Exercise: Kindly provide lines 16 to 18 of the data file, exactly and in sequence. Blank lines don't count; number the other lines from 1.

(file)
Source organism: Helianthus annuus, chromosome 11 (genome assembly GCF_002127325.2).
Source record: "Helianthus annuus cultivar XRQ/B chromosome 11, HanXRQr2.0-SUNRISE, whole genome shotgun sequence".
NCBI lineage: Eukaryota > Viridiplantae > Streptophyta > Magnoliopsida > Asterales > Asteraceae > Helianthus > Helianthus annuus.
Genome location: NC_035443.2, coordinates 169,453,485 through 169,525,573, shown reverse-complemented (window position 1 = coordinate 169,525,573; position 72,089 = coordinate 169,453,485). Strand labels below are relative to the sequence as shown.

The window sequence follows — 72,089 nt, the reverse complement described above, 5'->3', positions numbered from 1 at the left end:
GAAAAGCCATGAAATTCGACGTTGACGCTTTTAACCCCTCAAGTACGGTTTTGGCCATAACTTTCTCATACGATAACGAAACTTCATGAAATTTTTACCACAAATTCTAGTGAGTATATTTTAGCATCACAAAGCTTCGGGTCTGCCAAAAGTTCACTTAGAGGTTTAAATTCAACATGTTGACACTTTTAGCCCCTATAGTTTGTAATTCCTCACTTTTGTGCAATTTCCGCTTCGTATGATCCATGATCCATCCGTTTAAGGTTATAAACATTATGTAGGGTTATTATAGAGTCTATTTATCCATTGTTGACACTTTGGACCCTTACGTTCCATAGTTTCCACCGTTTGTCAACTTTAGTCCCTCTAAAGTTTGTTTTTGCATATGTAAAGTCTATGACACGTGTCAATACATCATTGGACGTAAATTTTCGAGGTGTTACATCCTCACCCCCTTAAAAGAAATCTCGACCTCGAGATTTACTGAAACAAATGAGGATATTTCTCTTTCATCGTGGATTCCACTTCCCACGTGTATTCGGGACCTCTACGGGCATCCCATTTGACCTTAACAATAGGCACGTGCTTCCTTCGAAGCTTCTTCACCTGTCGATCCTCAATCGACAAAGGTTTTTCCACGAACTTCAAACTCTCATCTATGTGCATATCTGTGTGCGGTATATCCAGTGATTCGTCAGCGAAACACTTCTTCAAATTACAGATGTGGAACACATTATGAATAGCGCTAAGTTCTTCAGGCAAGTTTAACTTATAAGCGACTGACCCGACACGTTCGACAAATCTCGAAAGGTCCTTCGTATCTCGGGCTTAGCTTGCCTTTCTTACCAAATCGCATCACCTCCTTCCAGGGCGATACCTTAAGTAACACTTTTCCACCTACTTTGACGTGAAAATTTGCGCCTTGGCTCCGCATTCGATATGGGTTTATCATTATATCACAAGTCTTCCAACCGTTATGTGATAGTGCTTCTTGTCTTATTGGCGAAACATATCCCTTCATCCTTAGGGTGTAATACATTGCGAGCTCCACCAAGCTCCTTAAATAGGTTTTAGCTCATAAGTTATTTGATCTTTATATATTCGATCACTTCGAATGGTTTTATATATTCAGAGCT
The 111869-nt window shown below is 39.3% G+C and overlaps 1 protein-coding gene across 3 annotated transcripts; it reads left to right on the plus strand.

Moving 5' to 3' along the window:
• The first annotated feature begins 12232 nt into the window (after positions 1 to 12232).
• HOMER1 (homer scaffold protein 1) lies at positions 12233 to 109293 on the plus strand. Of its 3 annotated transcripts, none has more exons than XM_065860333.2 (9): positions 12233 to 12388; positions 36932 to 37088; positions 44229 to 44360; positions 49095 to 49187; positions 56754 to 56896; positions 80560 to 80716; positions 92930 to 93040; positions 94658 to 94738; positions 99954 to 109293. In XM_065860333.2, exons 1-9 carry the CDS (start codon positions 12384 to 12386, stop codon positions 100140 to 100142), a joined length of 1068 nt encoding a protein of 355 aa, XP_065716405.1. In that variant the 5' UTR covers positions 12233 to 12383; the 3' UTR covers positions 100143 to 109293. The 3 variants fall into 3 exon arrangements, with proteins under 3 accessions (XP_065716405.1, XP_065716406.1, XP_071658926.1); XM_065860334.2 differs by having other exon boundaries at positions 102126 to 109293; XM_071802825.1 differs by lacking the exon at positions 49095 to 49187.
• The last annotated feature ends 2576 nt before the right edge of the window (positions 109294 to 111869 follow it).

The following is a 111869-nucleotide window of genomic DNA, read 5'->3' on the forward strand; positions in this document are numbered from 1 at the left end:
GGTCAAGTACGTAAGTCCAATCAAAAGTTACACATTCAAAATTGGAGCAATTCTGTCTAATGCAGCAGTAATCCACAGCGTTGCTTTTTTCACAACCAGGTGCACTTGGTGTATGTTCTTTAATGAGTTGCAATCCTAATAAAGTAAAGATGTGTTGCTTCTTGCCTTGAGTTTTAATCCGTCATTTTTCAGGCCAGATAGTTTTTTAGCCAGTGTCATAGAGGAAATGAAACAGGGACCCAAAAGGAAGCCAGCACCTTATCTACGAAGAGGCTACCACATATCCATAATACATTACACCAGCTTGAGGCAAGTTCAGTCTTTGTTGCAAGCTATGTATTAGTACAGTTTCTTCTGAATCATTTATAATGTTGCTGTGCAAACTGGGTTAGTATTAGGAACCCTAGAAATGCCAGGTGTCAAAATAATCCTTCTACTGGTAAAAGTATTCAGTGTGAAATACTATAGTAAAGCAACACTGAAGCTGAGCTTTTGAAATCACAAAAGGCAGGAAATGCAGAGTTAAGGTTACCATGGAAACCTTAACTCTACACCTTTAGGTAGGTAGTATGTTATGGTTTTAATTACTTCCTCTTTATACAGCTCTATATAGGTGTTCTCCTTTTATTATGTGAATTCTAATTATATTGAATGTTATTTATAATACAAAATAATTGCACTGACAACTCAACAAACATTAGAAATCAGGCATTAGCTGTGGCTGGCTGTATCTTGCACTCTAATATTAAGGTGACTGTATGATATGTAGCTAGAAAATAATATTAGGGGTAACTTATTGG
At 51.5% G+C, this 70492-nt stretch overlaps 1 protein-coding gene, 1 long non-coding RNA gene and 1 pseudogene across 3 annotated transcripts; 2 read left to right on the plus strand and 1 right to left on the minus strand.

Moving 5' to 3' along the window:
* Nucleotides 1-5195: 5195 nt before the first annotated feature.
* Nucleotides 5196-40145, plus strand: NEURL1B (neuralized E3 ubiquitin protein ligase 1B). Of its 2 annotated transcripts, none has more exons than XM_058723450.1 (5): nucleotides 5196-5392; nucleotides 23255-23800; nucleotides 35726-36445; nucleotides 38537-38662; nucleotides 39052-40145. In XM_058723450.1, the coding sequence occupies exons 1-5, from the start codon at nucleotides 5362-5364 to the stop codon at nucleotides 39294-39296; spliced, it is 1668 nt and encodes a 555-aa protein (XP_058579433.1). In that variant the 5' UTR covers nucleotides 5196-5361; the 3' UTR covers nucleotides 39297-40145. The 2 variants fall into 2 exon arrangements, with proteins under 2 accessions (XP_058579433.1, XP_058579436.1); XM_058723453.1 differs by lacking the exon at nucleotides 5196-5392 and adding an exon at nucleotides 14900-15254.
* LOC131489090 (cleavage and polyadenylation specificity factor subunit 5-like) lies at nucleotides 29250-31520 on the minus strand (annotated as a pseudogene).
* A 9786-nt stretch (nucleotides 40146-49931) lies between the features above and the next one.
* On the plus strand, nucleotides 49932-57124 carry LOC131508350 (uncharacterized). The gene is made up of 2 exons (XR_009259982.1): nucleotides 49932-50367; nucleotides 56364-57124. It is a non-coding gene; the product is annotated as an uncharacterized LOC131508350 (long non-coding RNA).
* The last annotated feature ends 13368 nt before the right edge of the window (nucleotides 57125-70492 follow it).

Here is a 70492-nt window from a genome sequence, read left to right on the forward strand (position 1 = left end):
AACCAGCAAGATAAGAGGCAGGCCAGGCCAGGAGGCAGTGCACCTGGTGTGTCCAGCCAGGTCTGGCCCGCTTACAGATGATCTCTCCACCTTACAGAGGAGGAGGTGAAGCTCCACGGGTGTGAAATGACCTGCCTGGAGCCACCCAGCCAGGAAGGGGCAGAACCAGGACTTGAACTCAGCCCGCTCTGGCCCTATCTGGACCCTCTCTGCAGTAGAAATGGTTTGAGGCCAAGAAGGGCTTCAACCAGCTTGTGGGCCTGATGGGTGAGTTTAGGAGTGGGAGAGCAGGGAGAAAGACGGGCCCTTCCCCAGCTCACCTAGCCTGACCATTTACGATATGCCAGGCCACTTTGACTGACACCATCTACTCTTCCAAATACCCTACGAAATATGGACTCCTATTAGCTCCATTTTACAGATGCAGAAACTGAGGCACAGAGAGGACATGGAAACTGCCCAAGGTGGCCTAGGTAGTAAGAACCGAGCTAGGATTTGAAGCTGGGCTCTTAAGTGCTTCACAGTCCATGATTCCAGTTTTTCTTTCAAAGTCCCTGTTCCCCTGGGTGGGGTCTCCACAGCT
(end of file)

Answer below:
* Nucleotides 1-5195: 5195 nt before the first annotated feature.
* Nucleotides 5196-40145, plus strand: NEURL1B (neuralized E3 ubiquitin protein ligase 1B). Of its 2 annotated transcripts, none has more exons than XM_058723450.1 (5): nucleotides 5196-5392; nucleotides 23255-23800; nucleotides 35726-36445; nucleotides 38537-38662; nucleotides 39052-40145. In XM_058723450.1, the coding sequence occupies exons 1-5, from the start codon at nucleotides 5362-5364 to the stop codon at nucleotides 39294-39296; spliced, it is 1668 nt and encodes a 555-aa protein (XP_058579433.1). In that variant the 5' UTR covers nucleotides 5196-5361; the 3' UTR covers nucleotides 39297-40145. The 2 variants fall into 2 exon arrangements, with proteins under 2 accessions (XP_058579433.1, XP_058579436.1); XM_058723453.1 differs by lacking the exon at nucleotides 5196-5392 and adding an exon at nucleotides 14900-15254.
* LOC131489090 (cleavage and polyadenylation specificity factor subunit 5-like) lies at nucleotides 29250-31520 on the minus strand (annotated as a pseudogene).